Flexibility

On Monday 3 June we launched our latest research Staffing Models and Institutional Flexibility by Dr Celia Whitchurch and Professor George Gordon. The opening presentation for the research launch by Professor Nick Petford, vice-chancellor of the University of Northampton is reproduced here.

Higher education globally is in a state of flux. The forces acting on it are unparalleled and in my opinion particularly well articulated in the recent IPPR report The Avalanche is Coming by Sir Michael Barber.  Current staffing models in UK universities are effectively legacy operations – the national contract was implemented 23 years ago, longer than most students starting  university this autumn have been alive – and a national framework, now 10 years old, with arrangements that look increasingly jaded set against the sweeping marketisation of UK higher education now in play. The message to the sector from all sides is clear – increased flexibility is the name of the game if universities are to survive and thrive in the turbulence ahead. But what exactly are we being asked to flex?

Universities are large and complex organisations with different missions that engage in a range of activities above and beyond traditional learning, teaching and research.  The cumulative stock of this activity is a measure of the vitality of the intellectual capital locked up – and I use ‘locked’  advisedly, primarily in the staff base but increasing in the student population as well. The one thing that links these activities is people. And by and large people need to be managed in ways that get the best out of them, both for themselves and the organisations they work for.

10 essentials of performance management

by Dr Mark Pegg

Is a great performance management system compatible with academic life? Why is it that most professional services organisations find it so much easier than universities to manage in a performance regime, while respecting the freedoms and independence of their staff?

For most of my career I’ve worked in a performance management system. I wanted recognition and reward for success and was ambitious for career advancement, but I never found my professional freedoms were constrained in any way. Later when I become a director in executive education, I held annual objective setting and reviews, with informal half year progress reports. I contracted with my staff to work on their own initiative, trusting them, sharing and agreeing performance objectives, including internal and external performance measures.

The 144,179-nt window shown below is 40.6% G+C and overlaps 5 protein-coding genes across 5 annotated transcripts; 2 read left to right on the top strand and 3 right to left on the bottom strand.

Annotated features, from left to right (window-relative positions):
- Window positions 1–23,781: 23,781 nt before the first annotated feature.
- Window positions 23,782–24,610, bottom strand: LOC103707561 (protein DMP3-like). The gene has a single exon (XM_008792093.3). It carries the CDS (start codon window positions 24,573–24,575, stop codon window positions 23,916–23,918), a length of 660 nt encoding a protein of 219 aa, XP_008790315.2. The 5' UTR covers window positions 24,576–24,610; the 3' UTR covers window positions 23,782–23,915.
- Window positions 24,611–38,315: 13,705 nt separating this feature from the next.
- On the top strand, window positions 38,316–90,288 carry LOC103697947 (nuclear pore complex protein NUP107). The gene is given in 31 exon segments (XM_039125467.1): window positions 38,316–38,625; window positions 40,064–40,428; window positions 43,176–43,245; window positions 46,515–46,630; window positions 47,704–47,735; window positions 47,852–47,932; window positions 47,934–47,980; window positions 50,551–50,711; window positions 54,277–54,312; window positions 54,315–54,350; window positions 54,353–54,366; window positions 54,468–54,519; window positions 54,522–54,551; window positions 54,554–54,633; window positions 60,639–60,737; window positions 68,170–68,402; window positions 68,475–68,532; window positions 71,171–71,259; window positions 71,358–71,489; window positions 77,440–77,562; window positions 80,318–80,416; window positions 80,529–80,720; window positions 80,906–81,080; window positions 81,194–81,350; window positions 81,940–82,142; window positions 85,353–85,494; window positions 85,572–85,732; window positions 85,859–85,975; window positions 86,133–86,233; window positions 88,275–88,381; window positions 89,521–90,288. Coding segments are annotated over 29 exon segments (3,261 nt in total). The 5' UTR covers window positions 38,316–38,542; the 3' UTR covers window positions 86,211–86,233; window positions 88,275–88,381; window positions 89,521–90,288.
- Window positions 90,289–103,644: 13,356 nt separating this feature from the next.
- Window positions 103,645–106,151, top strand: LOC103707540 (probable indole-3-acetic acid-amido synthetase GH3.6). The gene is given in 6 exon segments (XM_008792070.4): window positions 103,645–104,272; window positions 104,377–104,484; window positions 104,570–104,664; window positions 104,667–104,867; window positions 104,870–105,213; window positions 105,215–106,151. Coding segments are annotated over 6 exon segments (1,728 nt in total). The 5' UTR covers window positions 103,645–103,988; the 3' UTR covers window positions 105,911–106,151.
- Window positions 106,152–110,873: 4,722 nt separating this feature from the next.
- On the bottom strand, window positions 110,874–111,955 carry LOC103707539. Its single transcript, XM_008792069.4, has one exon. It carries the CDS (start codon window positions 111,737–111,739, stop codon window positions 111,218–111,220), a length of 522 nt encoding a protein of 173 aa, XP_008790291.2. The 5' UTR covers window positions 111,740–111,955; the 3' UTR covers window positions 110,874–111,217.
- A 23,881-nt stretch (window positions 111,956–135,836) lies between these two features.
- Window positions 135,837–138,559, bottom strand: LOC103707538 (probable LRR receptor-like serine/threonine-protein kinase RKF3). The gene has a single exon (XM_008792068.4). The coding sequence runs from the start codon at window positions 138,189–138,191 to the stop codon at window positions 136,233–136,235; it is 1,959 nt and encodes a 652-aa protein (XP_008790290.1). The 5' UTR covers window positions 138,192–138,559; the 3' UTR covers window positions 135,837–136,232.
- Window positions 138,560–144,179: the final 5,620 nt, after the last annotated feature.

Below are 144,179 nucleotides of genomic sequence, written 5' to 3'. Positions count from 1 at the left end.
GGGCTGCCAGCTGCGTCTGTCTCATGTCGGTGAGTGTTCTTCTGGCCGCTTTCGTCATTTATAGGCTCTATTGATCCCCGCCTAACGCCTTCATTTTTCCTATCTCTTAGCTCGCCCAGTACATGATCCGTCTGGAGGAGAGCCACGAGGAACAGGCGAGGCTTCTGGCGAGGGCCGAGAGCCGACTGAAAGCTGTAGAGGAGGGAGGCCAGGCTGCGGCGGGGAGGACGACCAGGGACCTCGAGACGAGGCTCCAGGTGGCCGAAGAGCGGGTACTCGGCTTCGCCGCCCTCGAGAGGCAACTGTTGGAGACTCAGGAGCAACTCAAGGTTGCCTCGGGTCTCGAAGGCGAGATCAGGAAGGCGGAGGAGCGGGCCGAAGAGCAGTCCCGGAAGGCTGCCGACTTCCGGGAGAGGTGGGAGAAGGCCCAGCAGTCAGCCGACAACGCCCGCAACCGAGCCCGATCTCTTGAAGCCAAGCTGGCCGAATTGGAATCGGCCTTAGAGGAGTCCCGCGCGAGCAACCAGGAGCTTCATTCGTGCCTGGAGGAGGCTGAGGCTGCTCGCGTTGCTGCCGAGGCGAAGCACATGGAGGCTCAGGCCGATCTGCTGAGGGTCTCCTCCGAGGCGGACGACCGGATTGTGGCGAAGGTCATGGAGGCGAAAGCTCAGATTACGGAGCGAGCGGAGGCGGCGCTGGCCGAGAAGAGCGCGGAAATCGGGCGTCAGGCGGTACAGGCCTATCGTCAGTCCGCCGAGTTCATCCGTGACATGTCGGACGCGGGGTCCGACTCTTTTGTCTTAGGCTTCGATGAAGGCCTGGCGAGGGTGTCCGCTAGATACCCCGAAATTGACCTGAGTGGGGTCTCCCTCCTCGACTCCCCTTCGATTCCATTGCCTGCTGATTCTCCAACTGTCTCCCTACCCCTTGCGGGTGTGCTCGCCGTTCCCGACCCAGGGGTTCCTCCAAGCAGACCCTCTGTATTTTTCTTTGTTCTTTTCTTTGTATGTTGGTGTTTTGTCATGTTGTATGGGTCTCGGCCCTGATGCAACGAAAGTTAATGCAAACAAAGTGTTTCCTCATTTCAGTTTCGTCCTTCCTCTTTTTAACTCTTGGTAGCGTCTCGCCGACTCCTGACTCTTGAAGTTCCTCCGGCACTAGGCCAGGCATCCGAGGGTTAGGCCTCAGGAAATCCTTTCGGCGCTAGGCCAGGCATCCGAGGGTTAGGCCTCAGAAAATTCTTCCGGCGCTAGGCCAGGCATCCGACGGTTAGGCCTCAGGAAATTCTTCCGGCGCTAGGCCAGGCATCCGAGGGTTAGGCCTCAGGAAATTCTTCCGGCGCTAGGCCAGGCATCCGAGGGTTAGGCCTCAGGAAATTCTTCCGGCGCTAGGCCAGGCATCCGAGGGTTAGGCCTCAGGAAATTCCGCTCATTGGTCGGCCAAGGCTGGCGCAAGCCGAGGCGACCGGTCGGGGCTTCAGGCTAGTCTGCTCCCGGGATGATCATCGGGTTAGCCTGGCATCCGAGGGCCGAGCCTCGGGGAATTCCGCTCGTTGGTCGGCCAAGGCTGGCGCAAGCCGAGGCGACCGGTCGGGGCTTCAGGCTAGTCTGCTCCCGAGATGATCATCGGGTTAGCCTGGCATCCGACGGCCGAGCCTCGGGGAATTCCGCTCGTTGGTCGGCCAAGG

These meetings drove reward and remuneration, but the focus was at least as much on personal and professional development as it was on business achievements. This is best practice, but hardly rocket science either. Not much to worry about here, in fact, it is good to know what your boss thinks, to get a pat on the back when all goes well, and a clear steer if more development is needed.

So what is there to fear? There is no one size fits all and teaching can be valued as much as research excellence. Irrefutably 95% of university staff love their jobs, share the values and culture of their organisation, are self-starting, hardworking, and dedicated, creative and innovative people. From this perspective, performance management ought to be unexceptional for academic staff.

How can the psychological barriers be broken down? How do you do build a regime that works, and what can possibly go wrong? I have learned so much from my own staff over the past 35 years, and if I summarise their views, we might have the making of a 10 point plan for performance management success:

1. A clear vision please – we need to know where are we heading, feel we had a part in it, see where what we do fits, then we will believe, work hard and add value;
2. Delegate, delegate – be clear what you want us to do, but don’t micro-manage, set the boundaries and let us get on and make it happen, don’t interfere except when we need a steer, want your advice or where you make connections;
3. Let’s communicate with each other – we hate ‘mushroom management’ –we are not interested in your day-to-day upward reporting, but we do expect to hear about ‘big ticket’ items;
4. Engage with us – we will respect you if you ask our opinions and show you are listening, consult us as knowledgeable team members who want success too.
5. Support and challenge – the best organisations to work for strive to get better and better and we need challenge to aim higher, although an organisation without support is not a happy place.
6. Openness – set clear objectives but also have a reality check, this is a place where we can broach difficult subjects, where a genuine dialogue can be held and nothing is off limits.
7. Trust and respect – why should anyone be led by you? We should trust our boss to fight our corner for us – for resources, for recognition – do this and you will earn our respect;
8. Fairness – treat us all fairly, praise the best performers, but also coach and encourage lower performers to do more and address ‘bad behaviour’ firmly;
9. Appreciative – let’s go for ‘the glass is half full’ if we can – inspire us to see the opportunities as clearly as the threats, be optimistic, and a little humour goes a long way;
10. No ‘i’ in Team – we want to fulfil our own potential, but we value and should contribute to a strong community that helps us thrive and prosper, a secure place to achieve our personal best.

And finally underpinning it all is a strong process. Performance reviews are our moment, give us airtime, listen as well as inform, keep a proper record of what we agree, have the difficult conversation if you think we need it and complement us and reward us if we deserve it.

Dr Mark Pegg is the chief executive of the Leadership Foundation.

The Leadership Foundation’s runs an in-house programme on performance management visit: www.lfhe.ac.uk/LFperformance to find out more.